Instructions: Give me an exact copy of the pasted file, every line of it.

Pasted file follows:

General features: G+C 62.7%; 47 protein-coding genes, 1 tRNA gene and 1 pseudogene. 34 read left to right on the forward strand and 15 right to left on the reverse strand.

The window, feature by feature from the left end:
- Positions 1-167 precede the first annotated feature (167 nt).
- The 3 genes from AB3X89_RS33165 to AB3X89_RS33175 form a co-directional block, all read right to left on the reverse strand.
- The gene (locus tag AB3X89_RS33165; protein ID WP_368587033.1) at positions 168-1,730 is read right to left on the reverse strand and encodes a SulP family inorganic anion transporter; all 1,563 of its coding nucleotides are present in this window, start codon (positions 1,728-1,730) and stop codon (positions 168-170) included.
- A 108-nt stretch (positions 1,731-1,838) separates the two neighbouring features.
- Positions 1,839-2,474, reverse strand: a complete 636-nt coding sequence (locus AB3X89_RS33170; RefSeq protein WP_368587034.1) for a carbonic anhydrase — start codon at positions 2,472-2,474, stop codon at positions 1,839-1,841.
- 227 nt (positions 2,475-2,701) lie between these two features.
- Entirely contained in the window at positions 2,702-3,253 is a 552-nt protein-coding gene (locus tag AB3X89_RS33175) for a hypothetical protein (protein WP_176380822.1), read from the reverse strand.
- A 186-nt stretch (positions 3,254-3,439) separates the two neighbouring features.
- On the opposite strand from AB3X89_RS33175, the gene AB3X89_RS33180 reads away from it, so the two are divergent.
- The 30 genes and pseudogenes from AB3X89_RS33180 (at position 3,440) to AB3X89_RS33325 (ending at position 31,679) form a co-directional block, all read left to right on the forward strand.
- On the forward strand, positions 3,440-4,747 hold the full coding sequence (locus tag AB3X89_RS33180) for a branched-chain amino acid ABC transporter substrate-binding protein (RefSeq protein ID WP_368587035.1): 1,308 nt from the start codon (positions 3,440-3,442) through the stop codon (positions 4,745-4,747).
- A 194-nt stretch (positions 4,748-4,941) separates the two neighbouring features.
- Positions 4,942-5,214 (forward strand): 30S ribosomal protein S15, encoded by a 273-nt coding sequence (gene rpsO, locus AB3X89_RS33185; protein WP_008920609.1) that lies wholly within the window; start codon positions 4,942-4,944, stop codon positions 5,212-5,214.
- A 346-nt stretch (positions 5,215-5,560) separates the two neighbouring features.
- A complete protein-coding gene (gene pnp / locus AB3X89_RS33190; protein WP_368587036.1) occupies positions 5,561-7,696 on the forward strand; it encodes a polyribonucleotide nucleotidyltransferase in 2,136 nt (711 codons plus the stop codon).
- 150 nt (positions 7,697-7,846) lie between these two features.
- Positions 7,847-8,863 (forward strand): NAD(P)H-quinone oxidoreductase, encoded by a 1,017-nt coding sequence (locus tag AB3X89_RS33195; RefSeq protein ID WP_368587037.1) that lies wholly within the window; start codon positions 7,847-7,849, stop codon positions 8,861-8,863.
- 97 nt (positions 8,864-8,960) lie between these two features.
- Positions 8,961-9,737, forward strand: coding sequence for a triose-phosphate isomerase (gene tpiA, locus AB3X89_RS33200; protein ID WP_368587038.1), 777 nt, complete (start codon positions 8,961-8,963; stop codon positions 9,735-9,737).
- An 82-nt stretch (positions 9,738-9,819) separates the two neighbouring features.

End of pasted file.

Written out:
General features: G+C 62.7%; 47 protein-coding genes, 1 tRNA gene and 1 pseudogene. 34 read left to right on the forward strand and 15 right to left on the reverse strand.

The window, feature by feature from the left end:
- Positions 1-167 precede the first annotated feature (167 nt).
- The 3 genes from AB3X89_RS33165 to AB3X89_RS33175 form a co-directional block, all read right to left on the reverse strand.
- The gene (locus tag AB3X89_RS33165; protein ID WP_368587033.1) at positions 168-1,730 is read right to left on the reverse strand and encodes a SulP family inorganic anion transporter; all 1,563 of its coding nucleotides are present in this window, start codon (positions 1,728-1,730) and stop codon (positions 168-170) included.
- A 108-nt stretch (positions 1,731-1,838) separates the two neighbouring features.
- Positions 1,839-2,474, reverse strand: a complete 636-nt coding sequence (locus AB3X89_RS33170; RefSeq protein WP_368587034.1) for a carbonic anhydrase — start codon at positions 2,472-2,474, stop codon at positions 1,839-1,841.
- 227 nt (positions 2,475-2,701) lie between these two features.
- Entirely contained in the window at positions 2,702-3,253 is a 552-nt protein-coding gene (locus tag AB3X89_RS33175) for a hypothetical protein (protein WP_176380822.1), read from the reverse strand.
- A 186-nt stretch (positions 3,254-3,439) separates the two neighbouring features.
- On the opposite strand from AB3X89_RS33175, the gene AB3X89_RS33180 reads away from it, so the two are divergent.
- The 30 genes and pseudogenes from AB3X89_RS33180 (at position 3,440) to AB3X89_RS33325 (ending at position 31,679) form a co-directional block, all read left to right on the forward strand.
- On the forward strand, positions 3,440-4,747 hold the full coding sequence (locus tag AB3X89_RS33180) for a branched-chain amino acid ABC transporter substrate-binding protein (RefSeq protein ID WP_368587035.1): 1,308 nt from the start codon (positions 3,440-3,442) through the stop codon (positions 4,745-4,747).
- A 194-nt stretch (positions 4,748-4,941) separates the two neighbouring features.
- Positions 4,942-5,214 (forward strand): 30S ribosomal protein S15, encoded by a 273-nt coding sequence (gene rpsO, locus AB3X89_RS33185; protein WP_008920609.1) that lies wholly within the window; start codon positions 4,942-4,944, stop codon positions 5,212-5,214.
- A 346-nt stretch (positions 5,215-5,560) separates the two neighbouring features.
- A complete protein-coding gene (gene pnp / locus AB3X89_RS33190; protein WP_368587036.1) occupies positions 5,561-7,696 on the forward strand; it encodes a polyribonucleotide nucleotidyltransferase in 2,136 nt (711 codons plus the stop codon).
- 150 nt (positions 7,697-7,846) lie between these two features.
- Positions 7,847-8,863 (forward strand): NAD(P)H-quinone oxidoreductase, encoded by a 1,017-nt coding sequence (locus tag AB3X89_RS33195; RefSeq protein ID WP_368587037.1) that lies wholly within the window; start codon positions 7,847-7,849, stop codon positions 8,861-8,863.
- 97 nt (positions 8,864-8,960) lie between these two features.
- Positions 8,961-9,737, forward strand: coding sequence for a triose-phosphate isomerase (gene tpiA, locus AB3X89_RS33200; protein ID WP_368587038.1), 777 nt, complete (start codon positions 8,961-8,963; stop codon positions 9,735-9,737).
- An 82-nt stretch (positions 9,738-9,819) separates the two neighbouring features.